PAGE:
of string through a couple of the boltholes, hoist it up, removing it out from
the LHS Side of the Bike and over your handlebars and tie it firmly in place,
out of your way. Don't twist the Breather Pipe Hose (let it rotate at the Valve
cover if possible) if it's an older pipe and brittle, it may break.
The OEM clamp holding the cover vent to the vent hose is
non-reusable, so if you do take it off have a spare (small, about 10-12mm) hose
clamp handy to replace it.
You CAN get those OEM clamps back on, but it's not easy and not always
as tight as when you take them off. Bottom line is you don't need to remove it.
- The Cams and underneath them, the Shims, will be exposed.
C. Setting the Cam Gear Wheel Timing Marks Correctly
- Remove the plastic plug on the right side of the crank case with
a Coin or Screwdriver. Don't worry, no oil spills out!
- Insert an Allen Key into the Hole where the Plug Was and turn the
crankshaft with a hexagonal socket (clockwise) until the
the camshaft sprockets are in one horizontal line. See this picture
Turning Crank to
get Piston at TDC.
BMW put the Cam Timing Marks on the LH
Face of the Cam Gear Wheels, so you have to look at those from the LHS of the
bike, but turn the Crank from the RHS of the Bike, which can be a bit
uncomfortable. You then do not need to remove the Plastic Plug and turn
the crank with an Allen from the "Wrong Side" of the bike. You can simply put the bike in gear and
roll the rear tire until the lines on the cams are
parallel to the valve cover surface of the head.
LOOK at the cams on the valves.
Either the "pointy" ends of the cams will be pushing the valves partially open
(overlap) or else the pointy ends will be up in the air and the round ends on
the valves (TDC on compression).
- Important! Note that it is possible to have TDC twice, 180 degrees apart, with the Cam lobes pointing
inwards or with the
Cam lobes pointing outwards, each being one of the 4 cycles of a 4-stroke
engine. For this operation, the Cam Lobes (the Pointy, rather than the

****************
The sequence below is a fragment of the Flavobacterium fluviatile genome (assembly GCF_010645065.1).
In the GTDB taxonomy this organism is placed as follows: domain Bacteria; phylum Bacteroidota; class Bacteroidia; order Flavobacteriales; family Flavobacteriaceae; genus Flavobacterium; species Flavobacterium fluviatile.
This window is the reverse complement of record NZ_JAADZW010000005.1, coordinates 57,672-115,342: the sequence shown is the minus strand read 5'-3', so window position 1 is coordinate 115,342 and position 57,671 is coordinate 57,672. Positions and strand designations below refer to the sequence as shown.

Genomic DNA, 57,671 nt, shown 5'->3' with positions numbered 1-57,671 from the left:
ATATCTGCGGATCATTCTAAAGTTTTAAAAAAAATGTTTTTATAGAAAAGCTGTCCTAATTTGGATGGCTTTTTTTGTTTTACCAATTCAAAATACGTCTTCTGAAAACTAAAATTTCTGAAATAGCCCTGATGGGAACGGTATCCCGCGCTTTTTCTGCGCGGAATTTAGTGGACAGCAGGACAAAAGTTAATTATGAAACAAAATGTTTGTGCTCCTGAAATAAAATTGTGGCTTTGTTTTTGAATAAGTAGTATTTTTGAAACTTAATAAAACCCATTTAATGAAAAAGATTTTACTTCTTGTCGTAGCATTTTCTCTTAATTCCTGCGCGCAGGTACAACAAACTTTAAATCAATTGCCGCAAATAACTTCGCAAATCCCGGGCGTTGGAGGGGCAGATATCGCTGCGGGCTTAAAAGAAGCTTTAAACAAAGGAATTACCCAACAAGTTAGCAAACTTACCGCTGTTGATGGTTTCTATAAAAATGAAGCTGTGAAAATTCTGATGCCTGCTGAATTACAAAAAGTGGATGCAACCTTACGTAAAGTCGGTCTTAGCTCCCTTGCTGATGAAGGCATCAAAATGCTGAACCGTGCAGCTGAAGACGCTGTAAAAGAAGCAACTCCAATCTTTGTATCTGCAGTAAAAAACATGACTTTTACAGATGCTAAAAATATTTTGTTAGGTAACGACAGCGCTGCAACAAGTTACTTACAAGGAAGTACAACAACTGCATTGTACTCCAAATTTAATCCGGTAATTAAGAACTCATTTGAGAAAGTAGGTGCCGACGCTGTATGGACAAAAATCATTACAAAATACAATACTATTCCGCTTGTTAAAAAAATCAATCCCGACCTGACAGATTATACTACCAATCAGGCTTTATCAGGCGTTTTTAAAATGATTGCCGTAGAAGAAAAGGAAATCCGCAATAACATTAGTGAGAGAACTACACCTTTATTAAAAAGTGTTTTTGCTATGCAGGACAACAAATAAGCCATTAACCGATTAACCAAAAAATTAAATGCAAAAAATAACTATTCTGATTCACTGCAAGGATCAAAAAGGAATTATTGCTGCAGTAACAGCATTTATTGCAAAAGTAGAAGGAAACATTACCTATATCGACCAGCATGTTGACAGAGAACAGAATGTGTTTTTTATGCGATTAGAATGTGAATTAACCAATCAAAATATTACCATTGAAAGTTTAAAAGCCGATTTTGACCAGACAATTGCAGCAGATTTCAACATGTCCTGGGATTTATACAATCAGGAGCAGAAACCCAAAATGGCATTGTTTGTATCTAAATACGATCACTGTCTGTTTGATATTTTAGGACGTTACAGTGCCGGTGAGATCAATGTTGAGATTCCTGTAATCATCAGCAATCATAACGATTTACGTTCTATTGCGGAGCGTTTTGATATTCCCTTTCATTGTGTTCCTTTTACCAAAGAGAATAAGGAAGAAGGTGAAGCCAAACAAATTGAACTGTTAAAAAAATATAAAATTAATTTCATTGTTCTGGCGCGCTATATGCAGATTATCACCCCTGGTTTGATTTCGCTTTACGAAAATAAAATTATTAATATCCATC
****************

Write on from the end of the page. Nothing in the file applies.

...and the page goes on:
rounded ends) of the cams must be facing Outward.
The Exhaust Cams (Closest the Exhaust Header) must point (Pointy
end) to the front of the bike and the Intake Cams (Closest the Intake Rubbers,
Pointy end) must point to the rear of the bike. i.e. They should look like this:
Carrier Lobes Out.
- For what the Marks on the
Timing Gear Wheels look
like after you've got TDC see here:
- Note that one person found his timing Marks would
NEVER line up, because the Factory had put one the Cam Chain on with one of the
Wheels off by ONE Tooth!
Here's a picture of what it should NOT look like:
Note! Marks don't line up?
Don't assume your Cams are out of time (off one
tooth) straight away. Try this first:
- I was reading over the FAQ about the valve
adjustment procedure on the GS and remembered that when I did my valve
adjustment the timing marks on the cam shafts did not quite line up the first
time I tried it. I turned the engine over about three or four more revolutions
(maybe more than that) and BING the marks aligned perfectly. Try this before
assuming that the cam is out of time. Paul.
- Those two lines on the cam gears which must be
parallel with the top surface of the cylinder head when you check the valve
clearances: sometimes they are not quite parallel with the TDC bolt in place. If
this happens, just turn the engine around and around until the lines are
parallel and the TDC bolt fits into the notch. This happened to me and that is
how I resolved it. Echo
D. Inserting the TDC Bolt
you've got the Piston at TDC, you need to keep it there by locking the Crank
with the TDC Bolt.
- For a picture of the Bolt that holds the
Crank at TDC see here:
(Hint. It's not the Spark Plug ;-) )
- For a picture of where the TDC Bolt goes see here:
TDC Bolt Insert Location
(You must take out that Shiny Silver Bolt First).
- For putting
in the Bolt at TDC, if you're going to take the Valve Cover off anyway, put the bolt in AFTER you get the cover off, so you can see which
way the Cam Lobes are pointing and you can see the Marks on the Cam Gear